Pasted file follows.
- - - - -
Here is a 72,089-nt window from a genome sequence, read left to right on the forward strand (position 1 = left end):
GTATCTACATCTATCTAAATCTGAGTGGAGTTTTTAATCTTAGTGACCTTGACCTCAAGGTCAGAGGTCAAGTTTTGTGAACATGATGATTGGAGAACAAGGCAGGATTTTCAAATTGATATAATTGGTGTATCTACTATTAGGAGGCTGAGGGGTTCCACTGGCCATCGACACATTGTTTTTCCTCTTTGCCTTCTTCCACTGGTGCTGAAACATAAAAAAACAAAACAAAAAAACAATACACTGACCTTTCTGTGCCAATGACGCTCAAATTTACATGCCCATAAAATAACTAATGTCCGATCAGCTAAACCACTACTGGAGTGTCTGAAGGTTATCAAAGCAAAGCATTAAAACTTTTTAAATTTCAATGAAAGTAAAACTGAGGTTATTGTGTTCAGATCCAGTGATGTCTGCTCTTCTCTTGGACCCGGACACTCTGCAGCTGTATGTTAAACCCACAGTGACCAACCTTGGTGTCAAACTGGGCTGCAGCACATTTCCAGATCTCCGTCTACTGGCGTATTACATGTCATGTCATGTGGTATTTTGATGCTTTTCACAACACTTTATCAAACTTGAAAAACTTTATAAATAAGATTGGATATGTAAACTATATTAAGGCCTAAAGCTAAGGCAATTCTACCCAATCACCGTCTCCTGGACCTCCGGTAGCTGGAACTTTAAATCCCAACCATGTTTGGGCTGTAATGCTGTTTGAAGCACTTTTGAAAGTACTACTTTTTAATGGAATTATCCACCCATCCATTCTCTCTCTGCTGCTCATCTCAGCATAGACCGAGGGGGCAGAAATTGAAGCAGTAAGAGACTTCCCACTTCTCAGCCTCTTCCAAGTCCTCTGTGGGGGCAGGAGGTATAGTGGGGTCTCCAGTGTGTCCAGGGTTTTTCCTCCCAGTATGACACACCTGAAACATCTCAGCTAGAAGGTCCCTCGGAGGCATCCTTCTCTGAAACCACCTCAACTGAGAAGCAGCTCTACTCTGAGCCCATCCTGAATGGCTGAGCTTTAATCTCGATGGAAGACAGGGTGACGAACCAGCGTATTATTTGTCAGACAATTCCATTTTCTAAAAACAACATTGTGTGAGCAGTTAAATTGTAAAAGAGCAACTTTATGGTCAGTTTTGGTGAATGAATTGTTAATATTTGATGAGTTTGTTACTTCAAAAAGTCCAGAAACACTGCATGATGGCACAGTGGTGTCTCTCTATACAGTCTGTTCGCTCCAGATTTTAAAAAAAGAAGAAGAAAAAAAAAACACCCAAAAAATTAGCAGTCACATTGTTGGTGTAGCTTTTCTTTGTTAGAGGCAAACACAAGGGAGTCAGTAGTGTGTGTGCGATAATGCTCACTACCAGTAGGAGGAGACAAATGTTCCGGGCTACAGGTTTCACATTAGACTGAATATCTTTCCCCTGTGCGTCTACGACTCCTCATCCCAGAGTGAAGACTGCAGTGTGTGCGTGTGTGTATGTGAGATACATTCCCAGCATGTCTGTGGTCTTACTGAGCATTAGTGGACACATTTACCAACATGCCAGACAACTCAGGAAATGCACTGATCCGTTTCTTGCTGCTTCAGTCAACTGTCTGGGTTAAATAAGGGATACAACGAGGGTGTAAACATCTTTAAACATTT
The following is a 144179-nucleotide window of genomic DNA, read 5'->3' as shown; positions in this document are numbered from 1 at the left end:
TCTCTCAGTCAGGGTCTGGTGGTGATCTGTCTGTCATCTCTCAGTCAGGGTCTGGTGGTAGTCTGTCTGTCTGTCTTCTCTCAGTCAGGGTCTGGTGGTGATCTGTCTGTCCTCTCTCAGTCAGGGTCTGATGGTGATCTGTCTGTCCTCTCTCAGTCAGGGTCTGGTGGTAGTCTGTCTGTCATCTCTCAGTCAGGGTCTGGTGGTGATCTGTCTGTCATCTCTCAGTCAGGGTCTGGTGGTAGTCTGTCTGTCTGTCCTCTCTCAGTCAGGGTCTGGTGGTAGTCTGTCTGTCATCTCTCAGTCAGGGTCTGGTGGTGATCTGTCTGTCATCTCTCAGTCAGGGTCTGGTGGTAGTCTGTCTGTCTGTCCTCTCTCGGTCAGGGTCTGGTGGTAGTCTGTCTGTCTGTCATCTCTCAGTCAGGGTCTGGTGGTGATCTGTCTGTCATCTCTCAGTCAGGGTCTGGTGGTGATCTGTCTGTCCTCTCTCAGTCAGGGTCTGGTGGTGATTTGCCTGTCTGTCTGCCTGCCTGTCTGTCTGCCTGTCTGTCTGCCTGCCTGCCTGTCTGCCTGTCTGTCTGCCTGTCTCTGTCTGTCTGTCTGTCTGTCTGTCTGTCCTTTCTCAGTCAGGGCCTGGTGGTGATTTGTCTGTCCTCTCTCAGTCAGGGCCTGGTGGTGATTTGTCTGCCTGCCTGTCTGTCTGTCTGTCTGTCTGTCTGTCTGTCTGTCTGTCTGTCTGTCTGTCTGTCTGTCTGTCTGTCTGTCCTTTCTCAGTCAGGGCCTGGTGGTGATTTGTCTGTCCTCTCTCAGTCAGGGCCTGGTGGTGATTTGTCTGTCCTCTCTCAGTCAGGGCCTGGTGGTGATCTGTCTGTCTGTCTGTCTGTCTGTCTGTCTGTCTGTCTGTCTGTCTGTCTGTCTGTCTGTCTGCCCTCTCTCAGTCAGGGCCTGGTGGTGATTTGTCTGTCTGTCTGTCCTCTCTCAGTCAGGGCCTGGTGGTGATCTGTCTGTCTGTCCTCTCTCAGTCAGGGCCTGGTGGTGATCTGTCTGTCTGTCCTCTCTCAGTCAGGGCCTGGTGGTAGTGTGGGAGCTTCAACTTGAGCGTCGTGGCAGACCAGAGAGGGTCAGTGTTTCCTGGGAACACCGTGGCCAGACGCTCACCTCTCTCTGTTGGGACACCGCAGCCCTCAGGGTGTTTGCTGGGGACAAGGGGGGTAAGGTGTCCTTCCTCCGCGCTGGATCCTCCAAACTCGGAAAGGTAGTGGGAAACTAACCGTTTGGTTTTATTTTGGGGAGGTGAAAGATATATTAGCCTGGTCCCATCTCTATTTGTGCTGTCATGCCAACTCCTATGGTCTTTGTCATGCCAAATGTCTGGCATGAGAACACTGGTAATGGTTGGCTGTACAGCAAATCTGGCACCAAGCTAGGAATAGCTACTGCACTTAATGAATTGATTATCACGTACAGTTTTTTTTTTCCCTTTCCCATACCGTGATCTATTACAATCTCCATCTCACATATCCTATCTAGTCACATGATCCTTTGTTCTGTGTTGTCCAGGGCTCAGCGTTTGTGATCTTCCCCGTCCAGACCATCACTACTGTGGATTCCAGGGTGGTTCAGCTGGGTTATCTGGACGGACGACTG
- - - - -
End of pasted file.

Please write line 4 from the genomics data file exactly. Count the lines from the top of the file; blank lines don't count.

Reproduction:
TCTCTCAGTCAGGGTCTGGTGGTGATCTGTCTGTCATCTCTCAGTCAGGGTCTGGTGGTAGTCTGTCTGTCTGTCTTCTCTCAGTCAGGGTCTGGTGGTGATCTGTCTGTCCTCTCTCAGTCAGGGTCTGATGGTGATCTGTCTGTCCTCTCTCAGTCAGGGTCTGGTGGTAGTCTGTCTGTCATCTCTCAGTCAGGGTCTGGTGGTGATCTGTCTGTCATCTCTCAGTCAGGGTCTGGTGGTAGTCTGTCTGTCTGTCCTCTCTCAGTCAGGGTCTGGTGGTAGTCTGTCTGTCATCTCTCAGTCAGGGTCTGGTGGTGATCTGTCTGTCATCTCTCAGTCAGGGTCTGGTGGTAGTCTGTCTGTCTGTCCTCTCTCGGTCAGGGTCTGGTGGTAGTCTGTCTGTCTGTCATCTCTCAGTCAGGGTCTGGTGGTGATCTGTCTGTCATCTCTCAGTCAGGGTCTGGTGGTGATCTGTCTGTCCTCTCTCAGTCAGGGTCTGGTGGTGATTTGCCTGTCTGTCTGCCTGCCTGTCTGTCTGCCTGTCTGTCTGCCTGCCTGCCTGTCTGCCTGTCTGTCTGCCTGTCTCTGTCTGTCTGTCTGTCTGTCTGTCTGTCCTTTCTCAGTCAGGGCCTGGTGGTGATTTGTCTGTCCTCTCTCAGTCAGGGCCTGGTGGTGATTTGTCTGCCTGCCTGTCTGTCTGTCTGTCTGTCTGTCTGTCTGTCTGTCTGTCTGTCTGTCTGTCTGTCTGTCTGTCTGTCTGTCCTTTCTCAGTCAGGGCCTGGTGGTGATTTGTCTGTCCTCTCTCAGTCAGGGCCTGGTGGTGATTTGTCTGTCCTCTCTCAGTCAGGGCCTGGTGGTGATCTGTCTGTCTGTCTGTCTGTCTGTCTGTCTGTCTGTCTGTCTGTCTGTCTGTCTGTCTGTCTGCCCTCTCTCAGTCAGGGCCTGGTGGTGATTTGTCTGTCTGTCTGTCCTCTCTCAGTCAGGGCCTGGTGGTGATCTGTCTGTCTGTCCTCTCTCAGTCAGGGCCTGGTGGTGATCTGTCTGTCTGTCCTCTCTCAGTCAGGGCCTGGTGGTAGTGTGGGAGCTTCAACTTGAGCGTCGTGGCAGACCAGAGAGGGTCAGTGTTTCCTGGGAACACCGTGGCCAGACGCTCACCTCTCTCTGTTGGGACACCGCAGCCCTCAGGGTGTTTGCTGGGGACAAGGGGGGTAAGGTGTCCTTCCTCCGCGCTGGATCCTCCAAACTCGGAAAGGTAGTGGGAAACTAACCGTTTGGTTTTATTTTGGGGAGGTGAAAGATATATTAGCCTGGTCCCATCTCTATTTGTGCTGTCATGCCAACTCCTATGGTCTTTGTCATGCCAAATGTCTGGCATGAGAACACTGGTAATGGTTGGCTGTACAGCAAATCTGGCACCAAGCTAGGAATAGCTACTGCACTTAATGAATTGATTATCACGTACAGTTTTTTTTTTCCCTTTCCCATACCGTGATCTATTACAATCTCCATCTCACATATCCTATCTAGTCACATGATCCTTTGTTCTGTGTTGTCCAGGGCTCAGCGTTTGTGATCTTCCCCGTCCAGACCATCACTACTGTGGATTCCAGGGTGGTTCAGCTGGGTTATCTGGACGGACGACTG